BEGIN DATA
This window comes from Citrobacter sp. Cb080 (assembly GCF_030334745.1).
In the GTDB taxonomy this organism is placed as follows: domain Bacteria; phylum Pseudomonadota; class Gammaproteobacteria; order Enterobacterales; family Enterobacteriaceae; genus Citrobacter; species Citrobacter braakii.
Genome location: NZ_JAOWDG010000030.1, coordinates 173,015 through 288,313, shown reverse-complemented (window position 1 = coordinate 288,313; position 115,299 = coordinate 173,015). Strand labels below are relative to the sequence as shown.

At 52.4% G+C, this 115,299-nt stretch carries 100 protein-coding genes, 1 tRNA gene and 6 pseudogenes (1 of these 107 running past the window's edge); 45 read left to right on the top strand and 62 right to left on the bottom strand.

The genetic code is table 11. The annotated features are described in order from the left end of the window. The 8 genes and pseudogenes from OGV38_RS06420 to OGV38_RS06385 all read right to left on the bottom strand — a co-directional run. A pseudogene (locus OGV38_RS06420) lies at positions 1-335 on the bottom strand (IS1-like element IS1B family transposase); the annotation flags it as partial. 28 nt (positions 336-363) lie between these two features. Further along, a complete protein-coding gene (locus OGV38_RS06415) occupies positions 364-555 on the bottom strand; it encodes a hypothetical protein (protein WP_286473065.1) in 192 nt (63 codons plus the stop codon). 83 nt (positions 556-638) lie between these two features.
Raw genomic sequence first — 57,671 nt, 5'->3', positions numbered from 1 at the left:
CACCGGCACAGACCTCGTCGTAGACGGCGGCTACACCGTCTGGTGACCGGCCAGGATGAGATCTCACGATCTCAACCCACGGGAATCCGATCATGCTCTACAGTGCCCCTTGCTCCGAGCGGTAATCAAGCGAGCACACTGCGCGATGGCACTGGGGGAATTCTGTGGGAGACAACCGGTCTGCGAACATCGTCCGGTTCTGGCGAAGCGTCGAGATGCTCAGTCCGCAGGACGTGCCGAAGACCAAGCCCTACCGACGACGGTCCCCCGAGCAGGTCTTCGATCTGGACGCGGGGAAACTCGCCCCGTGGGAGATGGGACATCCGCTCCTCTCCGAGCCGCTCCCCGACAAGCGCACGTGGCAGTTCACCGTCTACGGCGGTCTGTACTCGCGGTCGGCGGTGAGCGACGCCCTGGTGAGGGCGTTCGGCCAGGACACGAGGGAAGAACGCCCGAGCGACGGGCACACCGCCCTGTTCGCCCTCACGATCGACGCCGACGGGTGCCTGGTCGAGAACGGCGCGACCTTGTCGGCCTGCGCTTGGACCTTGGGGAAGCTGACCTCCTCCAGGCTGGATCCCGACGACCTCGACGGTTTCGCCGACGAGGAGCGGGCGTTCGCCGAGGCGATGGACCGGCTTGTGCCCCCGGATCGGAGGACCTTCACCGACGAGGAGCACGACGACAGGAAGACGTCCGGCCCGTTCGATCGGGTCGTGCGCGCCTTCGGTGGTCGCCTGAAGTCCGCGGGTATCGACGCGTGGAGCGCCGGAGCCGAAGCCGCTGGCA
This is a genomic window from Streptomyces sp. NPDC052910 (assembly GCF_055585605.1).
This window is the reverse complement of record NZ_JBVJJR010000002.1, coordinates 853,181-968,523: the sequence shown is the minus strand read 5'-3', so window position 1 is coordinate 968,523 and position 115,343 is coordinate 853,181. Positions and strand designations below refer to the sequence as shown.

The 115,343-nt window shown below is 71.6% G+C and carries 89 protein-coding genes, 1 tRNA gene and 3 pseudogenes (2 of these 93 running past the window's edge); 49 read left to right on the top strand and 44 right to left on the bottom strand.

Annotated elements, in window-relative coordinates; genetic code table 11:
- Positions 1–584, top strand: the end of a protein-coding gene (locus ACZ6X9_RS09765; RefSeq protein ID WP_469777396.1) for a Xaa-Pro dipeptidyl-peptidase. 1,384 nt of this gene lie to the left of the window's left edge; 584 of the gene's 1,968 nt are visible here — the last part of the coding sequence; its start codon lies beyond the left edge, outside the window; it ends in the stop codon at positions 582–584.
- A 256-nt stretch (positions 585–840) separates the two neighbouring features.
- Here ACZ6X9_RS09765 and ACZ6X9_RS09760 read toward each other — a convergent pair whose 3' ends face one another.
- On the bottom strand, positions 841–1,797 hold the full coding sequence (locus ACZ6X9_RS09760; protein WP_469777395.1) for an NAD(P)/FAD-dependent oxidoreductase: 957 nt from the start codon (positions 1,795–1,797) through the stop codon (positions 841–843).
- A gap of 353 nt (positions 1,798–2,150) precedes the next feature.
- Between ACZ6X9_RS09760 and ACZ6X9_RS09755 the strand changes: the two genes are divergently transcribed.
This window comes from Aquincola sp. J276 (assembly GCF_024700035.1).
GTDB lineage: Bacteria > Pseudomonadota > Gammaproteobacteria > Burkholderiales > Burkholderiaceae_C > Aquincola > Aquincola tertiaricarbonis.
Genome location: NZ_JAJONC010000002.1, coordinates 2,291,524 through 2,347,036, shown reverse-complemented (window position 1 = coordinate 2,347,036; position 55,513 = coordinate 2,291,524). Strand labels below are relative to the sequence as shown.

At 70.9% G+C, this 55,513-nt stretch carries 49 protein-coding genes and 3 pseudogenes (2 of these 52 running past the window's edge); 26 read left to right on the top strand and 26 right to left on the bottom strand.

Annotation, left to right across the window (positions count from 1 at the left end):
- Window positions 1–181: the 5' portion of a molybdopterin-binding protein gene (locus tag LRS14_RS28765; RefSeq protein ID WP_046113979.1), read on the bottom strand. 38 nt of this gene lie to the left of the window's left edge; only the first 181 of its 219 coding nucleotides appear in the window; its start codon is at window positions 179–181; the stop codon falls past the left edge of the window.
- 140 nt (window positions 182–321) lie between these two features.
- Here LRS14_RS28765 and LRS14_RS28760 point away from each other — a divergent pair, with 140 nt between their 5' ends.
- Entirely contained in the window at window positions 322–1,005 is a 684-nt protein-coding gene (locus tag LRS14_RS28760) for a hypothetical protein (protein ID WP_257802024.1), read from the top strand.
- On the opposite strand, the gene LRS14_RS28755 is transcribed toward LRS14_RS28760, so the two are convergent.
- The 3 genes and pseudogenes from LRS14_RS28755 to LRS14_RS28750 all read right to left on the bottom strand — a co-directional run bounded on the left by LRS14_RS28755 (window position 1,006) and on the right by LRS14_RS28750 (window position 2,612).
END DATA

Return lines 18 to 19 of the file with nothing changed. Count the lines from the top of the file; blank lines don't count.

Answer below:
This window comes from Aquincola sp. J276 (assembly GCF_024700035.1).
GTDB lineage: Bacteria > Pseudomonadota > Gammaproteobacteria > Burkholderiales > Burkholderiaceae_C > Aquincola > Aquincola tertiaricarbonis.